The Mechatronics Challenge

The Mechatronics Challenge

Complex product development issues will require multidisciplined engineers.

Once upon a time a farm tractor was simply a farm tractor. Today it may not be so simple. Today's tractors can include global positioning systems and offer hands-free operation. Other additions may include touch screens and built-in memory. The point is, today's tractor is a complicated integration of mechanical, electrical and software components, challenging its designers to collaborate like never before.

Indeed, mechatronic products -- products that blend mechanical, electrical and software technologies -- have exploded far beyond such industries as high-tech, aerospace and consumer product goods. That means more and more product development teams that once may have been comprised of mechanical engineers and electrical engineers are now adding software to the mix.

"If companies are adding engineers, they're more often than not adding them on the software side of the house," says Chad Hawkinson, vice president of vertical market strategy at solution provider PTC.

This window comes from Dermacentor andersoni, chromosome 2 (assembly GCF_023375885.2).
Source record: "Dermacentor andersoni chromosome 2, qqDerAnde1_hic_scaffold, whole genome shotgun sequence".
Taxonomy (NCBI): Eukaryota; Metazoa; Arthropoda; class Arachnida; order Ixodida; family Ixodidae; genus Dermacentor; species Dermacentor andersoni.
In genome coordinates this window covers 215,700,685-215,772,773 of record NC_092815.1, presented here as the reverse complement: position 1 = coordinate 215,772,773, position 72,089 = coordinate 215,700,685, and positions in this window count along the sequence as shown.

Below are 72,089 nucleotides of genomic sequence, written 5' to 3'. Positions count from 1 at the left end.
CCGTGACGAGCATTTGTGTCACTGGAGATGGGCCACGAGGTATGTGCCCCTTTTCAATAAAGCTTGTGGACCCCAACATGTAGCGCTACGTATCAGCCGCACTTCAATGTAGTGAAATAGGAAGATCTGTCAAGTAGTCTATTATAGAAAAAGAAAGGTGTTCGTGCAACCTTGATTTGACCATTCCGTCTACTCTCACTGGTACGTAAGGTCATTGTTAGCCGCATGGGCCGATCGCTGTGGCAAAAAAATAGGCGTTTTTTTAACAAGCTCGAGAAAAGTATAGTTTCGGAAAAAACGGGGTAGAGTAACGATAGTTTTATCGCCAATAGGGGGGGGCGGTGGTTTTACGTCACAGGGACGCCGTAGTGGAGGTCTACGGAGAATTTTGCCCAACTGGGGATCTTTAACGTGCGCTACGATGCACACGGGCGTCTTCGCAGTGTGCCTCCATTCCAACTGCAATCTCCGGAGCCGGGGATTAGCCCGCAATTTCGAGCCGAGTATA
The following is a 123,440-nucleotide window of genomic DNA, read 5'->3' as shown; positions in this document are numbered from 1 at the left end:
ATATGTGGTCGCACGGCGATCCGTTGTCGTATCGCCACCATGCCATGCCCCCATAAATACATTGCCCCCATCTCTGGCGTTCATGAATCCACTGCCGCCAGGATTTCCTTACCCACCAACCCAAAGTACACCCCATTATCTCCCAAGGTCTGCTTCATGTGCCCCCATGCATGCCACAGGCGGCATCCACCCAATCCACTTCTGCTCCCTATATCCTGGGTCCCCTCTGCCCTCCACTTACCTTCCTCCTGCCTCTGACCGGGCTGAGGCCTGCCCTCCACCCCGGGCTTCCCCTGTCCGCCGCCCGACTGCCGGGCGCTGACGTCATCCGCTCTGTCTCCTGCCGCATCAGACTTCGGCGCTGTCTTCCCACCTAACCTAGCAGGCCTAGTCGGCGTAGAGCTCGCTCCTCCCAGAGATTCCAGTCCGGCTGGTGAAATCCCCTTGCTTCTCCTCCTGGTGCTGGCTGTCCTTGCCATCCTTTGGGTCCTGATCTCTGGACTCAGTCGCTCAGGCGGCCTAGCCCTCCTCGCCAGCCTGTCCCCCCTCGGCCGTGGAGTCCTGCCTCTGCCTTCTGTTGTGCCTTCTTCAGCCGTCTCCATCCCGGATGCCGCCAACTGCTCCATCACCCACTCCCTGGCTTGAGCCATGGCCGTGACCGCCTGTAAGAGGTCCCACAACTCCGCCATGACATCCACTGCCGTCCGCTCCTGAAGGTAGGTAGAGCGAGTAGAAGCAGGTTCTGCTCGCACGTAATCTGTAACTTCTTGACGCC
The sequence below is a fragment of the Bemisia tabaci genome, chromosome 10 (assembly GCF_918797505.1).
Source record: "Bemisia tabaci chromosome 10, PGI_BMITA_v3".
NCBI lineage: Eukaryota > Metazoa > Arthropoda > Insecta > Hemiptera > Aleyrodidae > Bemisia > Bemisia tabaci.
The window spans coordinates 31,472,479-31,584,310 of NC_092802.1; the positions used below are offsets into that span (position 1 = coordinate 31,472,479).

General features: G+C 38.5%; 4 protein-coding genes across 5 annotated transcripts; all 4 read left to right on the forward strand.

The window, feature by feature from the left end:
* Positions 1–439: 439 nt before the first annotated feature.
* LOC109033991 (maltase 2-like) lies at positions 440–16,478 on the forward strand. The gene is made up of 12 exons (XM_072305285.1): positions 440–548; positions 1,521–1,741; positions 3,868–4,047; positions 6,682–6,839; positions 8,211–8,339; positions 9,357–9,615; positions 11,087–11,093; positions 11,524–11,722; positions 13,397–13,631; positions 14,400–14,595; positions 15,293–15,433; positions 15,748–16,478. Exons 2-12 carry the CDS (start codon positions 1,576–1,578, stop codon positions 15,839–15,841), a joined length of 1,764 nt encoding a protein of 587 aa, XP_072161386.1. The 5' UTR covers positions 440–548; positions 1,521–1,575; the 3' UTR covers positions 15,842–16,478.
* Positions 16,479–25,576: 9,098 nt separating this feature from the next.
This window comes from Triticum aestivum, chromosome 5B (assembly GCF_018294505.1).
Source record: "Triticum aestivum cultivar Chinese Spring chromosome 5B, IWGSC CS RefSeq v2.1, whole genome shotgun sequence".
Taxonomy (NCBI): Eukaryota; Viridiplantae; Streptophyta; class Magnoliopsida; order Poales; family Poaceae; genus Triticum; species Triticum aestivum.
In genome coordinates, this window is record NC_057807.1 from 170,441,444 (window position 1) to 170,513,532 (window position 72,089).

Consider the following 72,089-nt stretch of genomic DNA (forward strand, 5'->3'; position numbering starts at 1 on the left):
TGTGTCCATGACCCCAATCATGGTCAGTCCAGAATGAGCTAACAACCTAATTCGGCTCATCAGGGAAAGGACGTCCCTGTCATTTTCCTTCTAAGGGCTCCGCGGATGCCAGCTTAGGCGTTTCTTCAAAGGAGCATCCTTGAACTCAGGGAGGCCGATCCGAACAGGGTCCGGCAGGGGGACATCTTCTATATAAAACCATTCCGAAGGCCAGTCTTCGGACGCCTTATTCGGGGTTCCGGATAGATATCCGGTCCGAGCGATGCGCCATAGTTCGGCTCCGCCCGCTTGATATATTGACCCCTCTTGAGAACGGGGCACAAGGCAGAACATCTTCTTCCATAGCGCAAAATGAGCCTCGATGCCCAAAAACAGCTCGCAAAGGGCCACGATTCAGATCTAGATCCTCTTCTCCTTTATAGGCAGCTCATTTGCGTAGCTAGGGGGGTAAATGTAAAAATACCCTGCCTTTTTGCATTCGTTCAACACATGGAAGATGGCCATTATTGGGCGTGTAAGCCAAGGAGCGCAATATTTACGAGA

Multiple engineering disciplines are being challenged to work together in mechatronic product development, such as on this printed circuit board assembly created in PTC's Pro/Engineer.
Even more, they're looking for multidisciplined engineers. According to a recent Aberdeen Group study "System Design: New Product Development for Mechatronics," the top challenge of mechatronic product development is difficulty in finding systems engineers or lack of cross-functional knowledge.

Additional challenges of mechatronic product development noted by PTC include MCAD changes not reaching electrical engineers quickly enough, ECAD designers working ahead of the mechanical engineer and failing to relay that information, and software development largely removed from the product development change management process. Among the consequences of these disconnects is a failure to identify system-level problems early in the product development process.

Resolving such challenges remains a challenge itself. Among the suggestions put forth by the Aberdeen report are:

  • Implement processes such as regular cross-functional design reviews to overcome the lack of cross-functional knowledge.
  • Use simulation to identify system-level problems early in the design process.
  • Manage requirements throughout the lifecycle of the design from the initial capture of the requirements to the final testing phase.
  • Continue to leverage PLM and system engineering tools.

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